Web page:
The Art of Dribbling the Basketball - Who, When, and Why

Feb 11 21:45 2007 Randy Brown Print This Article

Dribbling is one of the foundations of the game of basketball. My coaching experiences will illuminate some unique, time tested ideas about the dribble. Who, when, and why should the dribble be used by young players. As you will realize, dribbling is not an equal opportunity skill.

Dribbling is one of the foundations of the game of basketball. Before passing and shooting are taught to toddlers,Guest Posting dribbling is the first basketball skill explored. Kids will try to dribble any ball regardless of its size, material make up, or weight. Eventually, they realize the basketball is perfect for bouncing in the house, on the carpet, and outside. As these youngsters grow older and join teams, the dribble, unfortunately, is an assumed skill. My coaching experiences will illuminate some unique, time tested ideas about the dribble. As you will realize, dribbling the ball is not an equal opportunity skill.

If you've watched a youth game lately you have seen an array of dribbling skills. The smallest kids usually handle it best due to their quickness and proximity to the ground. Big kids are frightened at the thought of having to dribble as his teammates scream at him to pass. You will also notice that many of the dribbling mistakes by kids are due mainly to having insufficient control of the ball.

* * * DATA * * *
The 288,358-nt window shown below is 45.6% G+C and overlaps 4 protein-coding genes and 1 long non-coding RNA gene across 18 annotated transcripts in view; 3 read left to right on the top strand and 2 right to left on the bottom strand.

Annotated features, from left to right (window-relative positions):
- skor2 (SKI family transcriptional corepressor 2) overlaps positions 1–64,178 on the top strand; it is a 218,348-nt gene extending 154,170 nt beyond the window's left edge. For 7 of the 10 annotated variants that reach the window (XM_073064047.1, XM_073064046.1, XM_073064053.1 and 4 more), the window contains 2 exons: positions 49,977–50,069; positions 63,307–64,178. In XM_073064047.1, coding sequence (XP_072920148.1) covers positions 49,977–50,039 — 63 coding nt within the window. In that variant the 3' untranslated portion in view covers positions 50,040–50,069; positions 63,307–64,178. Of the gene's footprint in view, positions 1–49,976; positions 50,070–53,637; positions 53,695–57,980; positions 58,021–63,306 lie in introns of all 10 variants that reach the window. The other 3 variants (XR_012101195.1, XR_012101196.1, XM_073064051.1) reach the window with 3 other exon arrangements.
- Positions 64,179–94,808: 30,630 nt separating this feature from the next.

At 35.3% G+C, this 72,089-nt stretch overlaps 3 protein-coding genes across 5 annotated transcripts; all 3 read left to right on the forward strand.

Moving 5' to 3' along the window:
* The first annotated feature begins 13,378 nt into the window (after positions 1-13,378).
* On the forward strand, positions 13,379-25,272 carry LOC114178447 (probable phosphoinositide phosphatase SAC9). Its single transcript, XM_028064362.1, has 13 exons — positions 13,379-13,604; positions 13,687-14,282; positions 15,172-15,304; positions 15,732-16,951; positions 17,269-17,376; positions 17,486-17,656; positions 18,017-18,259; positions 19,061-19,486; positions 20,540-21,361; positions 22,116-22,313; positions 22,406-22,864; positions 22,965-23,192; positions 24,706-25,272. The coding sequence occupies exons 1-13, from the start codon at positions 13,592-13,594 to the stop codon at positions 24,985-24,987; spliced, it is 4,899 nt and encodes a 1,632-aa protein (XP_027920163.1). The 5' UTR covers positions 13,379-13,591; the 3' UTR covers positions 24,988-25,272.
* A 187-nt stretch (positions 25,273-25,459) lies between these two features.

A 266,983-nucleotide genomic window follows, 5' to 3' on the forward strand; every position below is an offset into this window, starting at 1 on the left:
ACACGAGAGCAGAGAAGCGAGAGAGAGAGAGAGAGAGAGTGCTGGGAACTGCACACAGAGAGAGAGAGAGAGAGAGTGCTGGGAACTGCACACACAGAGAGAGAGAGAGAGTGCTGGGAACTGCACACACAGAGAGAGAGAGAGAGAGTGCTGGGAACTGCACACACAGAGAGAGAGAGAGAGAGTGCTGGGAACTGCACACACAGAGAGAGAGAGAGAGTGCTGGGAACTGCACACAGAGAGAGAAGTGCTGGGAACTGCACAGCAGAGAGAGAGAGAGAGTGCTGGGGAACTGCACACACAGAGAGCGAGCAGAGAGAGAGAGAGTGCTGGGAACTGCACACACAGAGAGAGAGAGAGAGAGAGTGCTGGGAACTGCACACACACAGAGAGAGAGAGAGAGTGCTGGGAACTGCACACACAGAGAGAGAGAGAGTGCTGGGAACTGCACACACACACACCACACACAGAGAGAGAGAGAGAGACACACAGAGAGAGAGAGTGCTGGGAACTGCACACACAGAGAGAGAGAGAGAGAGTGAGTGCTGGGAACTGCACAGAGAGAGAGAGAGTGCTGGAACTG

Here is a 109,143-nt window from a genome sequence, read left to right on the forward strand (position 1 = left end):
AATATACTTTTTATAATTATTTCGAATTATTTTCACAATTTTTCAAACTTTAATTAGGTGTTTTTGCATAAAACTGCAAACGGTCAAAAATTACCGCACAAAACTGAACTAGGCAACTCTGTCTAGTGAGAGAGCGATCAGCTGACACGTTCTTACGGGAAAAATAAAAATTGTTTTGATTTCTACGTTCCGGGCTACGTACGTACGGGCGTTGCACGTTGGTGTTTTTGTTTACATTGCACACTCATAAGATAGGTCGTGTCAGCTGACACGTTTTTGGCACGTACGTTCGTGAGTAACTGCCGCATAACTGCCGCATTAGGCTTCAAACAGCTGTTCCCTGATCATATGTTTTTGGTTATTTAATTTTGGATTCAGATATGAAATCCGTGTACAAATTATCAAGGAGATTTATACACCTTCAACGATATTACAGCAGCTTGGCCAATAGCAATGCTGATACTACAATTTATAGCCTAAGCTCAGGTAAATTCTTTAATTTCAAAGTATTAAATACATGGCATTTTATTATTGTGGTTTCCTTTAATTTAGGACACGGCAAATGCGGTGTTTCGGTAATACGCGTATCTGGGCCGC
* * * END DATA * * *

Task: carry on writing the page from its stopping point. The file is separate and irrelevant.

One one hand, all kids should be given the opportunity to try out their dribbling skills in practice and in games. Even if an automatic turnover is the result, kids should be encouraged to try. On the other hand, there comes a time when dribbling under control and without turnovers is necessary for all players. What then happens to the kids who haven't mastered the dribble? If you are the coach, how would you handle this predicament? The answer is the subject of this article.

Handling the basketball is a privilege reserved for those who have proven a competency to do so. Where does that leave the other players on the team? They should not dribble or must have specific limitations put on them. You may think this is limiting a player or not allowing all players to experience the game. If so, that's your opinion. To me, until they take scoreboards out of gyms, not all players should be able to dribble.